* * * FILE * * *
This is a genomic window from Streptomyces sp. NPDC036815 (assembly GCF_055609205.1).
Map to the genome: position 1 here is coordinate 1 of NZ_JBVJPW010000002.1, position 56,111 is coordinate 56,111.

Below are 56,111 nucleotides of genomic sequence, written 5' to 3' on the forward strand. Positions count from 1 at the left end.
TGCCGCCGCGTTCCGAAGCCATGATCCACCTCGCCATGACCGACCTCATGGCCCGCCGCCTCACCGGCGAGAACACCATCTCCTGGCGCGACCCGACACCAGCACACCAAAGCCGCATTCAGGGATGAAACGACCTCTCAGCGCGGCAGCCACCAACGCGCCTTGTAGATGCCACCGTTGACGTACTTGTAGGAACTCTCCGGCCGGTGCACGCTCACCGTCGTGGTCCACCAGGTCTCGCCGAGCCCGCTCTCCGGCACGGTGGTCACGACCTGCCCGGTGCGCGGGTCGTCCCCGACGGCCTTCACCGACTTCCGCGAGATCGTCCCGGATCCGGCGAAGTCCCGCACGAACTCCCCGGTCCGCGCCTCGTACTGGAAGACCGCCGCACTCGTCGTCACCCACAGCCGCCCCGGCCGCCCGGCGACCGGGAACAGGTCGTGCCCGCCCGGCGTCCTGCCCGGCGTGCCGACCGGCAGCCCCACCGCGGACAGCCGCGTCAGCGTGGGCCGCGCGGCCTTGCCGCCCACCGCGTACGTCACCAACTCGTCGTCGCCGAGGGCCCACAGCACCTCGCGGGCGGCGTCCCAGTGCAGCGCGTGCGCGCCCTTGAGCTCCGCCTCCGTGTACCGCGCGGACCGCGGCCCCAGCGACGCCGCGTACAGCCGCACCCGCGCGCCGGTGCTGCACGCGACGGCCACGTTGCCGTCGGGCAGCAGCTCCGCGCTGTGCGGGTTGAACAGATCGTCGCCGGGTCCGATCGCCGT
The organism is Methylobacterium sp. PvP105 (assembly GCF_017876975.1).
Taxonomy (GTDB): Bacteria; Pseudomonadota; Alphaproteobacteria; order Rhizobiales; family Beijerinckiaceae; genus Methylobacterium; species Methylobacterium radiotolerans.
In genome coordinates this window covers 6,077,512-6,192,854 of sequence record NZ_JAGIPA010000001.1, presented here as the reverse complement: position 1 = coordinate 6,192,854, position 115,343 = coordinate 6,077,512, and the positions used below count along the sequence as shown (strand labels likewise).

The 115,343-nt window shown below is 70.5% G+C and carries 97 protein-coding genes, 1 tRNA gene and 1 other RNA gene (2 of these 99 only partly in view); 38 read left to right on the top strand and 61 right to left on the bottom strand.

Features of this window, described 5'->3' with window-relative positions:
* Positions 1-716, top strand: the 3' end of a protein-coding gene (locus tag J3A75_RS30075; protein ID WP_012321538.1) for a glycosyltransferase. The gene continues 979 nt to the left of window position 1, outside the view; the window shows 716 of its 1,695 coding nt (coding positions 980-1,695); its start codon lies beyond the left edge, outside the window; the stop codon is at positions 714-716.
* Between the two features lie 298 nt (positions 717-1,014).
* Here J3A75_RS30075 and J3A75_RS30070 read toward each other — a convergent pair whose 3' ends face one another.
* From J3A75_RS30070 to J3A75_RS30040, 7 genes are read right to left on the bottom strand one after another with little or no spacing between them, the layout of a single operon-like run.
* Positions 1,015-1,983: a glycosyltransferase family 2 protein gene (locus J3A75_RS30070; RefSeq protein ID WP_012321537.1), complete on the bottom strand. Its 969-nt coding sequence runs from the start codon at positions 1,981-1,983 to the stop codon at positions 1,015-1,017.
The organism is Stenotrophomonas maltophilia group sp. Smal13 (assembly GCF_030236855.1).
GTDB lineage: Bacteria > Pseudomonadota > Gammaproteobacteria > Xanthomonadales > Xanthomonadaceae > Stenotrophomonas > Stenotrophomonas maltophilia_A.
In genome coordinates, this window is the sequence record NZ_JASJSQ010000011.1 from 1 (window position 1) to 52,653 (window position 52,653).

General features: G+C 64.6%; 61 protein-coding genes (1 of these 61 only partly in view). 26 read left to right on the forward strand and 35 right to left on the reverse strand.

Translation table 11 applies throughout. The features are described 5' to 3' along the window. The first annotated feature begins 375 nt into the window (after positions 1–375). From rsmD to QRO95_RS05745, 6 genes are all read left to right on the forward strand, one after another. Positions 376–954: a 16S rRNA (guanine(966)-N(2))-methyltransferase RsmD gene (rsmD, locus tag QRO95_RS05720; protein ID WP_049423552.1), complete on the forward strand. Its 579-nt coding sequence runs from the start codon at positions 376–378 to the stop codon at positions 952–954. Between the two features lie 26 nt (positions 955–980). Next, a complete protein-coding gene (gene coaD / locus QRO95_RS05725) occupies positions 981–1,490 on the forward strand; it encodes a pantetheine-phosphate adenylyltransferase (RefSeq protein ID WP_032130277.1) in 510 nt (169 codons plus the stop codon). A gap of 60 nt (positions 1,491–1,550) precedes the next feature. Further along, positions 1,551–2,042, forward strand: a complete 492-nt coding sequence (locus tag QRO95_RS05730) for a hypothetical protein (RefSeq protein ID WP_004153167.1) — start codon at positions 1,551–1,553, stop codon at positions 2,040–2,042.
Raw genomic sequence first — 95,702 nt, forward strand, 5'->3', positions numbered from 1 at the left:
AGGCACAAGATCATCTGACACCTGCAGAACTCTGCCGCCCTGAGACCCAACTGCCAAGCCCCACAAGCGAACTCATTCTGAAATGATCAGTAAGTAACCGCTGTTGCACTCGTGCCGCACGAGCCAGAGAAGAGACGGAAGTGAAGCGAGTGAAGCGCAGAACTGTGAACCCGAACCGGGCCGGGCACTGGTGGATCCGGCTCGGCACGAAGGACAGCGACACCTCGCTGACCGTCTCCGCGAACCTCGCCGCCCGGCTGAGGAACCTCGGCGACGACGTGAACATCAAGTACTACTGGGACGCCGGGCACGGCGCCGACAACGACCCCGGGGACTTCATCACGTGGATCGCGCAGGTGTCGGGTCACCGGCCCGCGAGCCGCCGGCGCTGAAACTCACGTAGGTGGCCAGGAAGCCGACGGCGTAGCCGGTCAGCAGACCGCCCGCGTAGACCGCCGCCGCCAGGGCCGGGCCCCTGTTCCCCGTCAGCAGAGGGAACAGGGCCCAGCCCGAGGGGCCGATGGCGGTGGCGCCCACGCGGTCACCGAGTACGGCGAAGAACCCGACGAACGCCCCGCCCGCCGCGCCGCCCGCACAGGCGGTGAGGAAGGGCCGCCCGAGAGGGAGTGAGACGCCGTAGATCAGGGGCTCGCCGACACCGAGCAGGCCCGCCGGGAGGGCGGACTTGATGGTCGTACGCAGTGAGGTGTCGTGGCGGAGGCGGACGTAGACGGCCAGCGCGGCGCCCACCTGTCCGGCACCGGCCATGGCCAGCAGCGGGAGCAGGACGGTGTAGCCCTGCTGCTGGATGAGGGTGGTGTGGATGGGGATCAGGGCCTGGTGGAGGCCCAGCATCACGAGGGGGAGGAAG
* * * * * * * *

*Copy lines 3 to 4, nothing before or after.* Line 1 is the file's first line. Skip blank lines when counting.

Below are 56,111 nucleotides of genomic sequence, written 5' to 3' on the forward strand. Positions count from 1 at the left end.
TGCCGCCGCGTTCCGAAGCCATGATCCACCTCGCCATGACCGACCTCATGGCCCGCCGCCTCACCGGCGAGAACACCATCTCCTGGCGCGACCCGACACCAGCACACCAAAGCCGCATTCAGGGATGAAACGACCTCTCAGCGCGGCAGCCACCAACGCGCCTTGTAGATGCCACCGTTGACGTACTTGTAGGAACTCTCCGGCCGGTGCACGCTCACCGTCGTGGTCCACCAGGTCTCGCCGAGCCCGCTCTCCGGCACGGTGGTCACGACCTGCCCGGTGCGCGGGTCGTCCCCGACGGCCTTCACCGACTTCCGCGAGATCGTCCCGGATCCGGCGAAGTCCCGCACGAACTCCCCGGTCCGCGCCTCGTACTGGAAGACCGCCGCACTCGTCGTCACCCACAGCCGCCCCGGCCGCCCGGCGACCGGGAACAGGTCGTGCCCGCCCGGCGTCCTGCCCGGCGTGCCGACCGGCAGCCCCACCGCGGACAGCCGCGTCAGCGTGGGCCGCGCGGCCTTGCCGCCCACCGCGTACGTCACCAACTCGTCGTCGCCGAGGGCCCACAGCACCTCGCGGGCGGCGTCCCAGTGCAGCGCGTGCGCGCCCTTGAGCTCCGCCTCCGTGTACCGCGCGGACCGCGGCCCCAGCGACGCCGCGTACAGCCGCACCCGCGCGCCGGTGCTGCACGCGACGGCCACGTTGCCGTCGGGCAGCAGCTCCGCGCTGTGCGGGTTGAACAGATCGTCGCCGGGTCCGATCGCCGT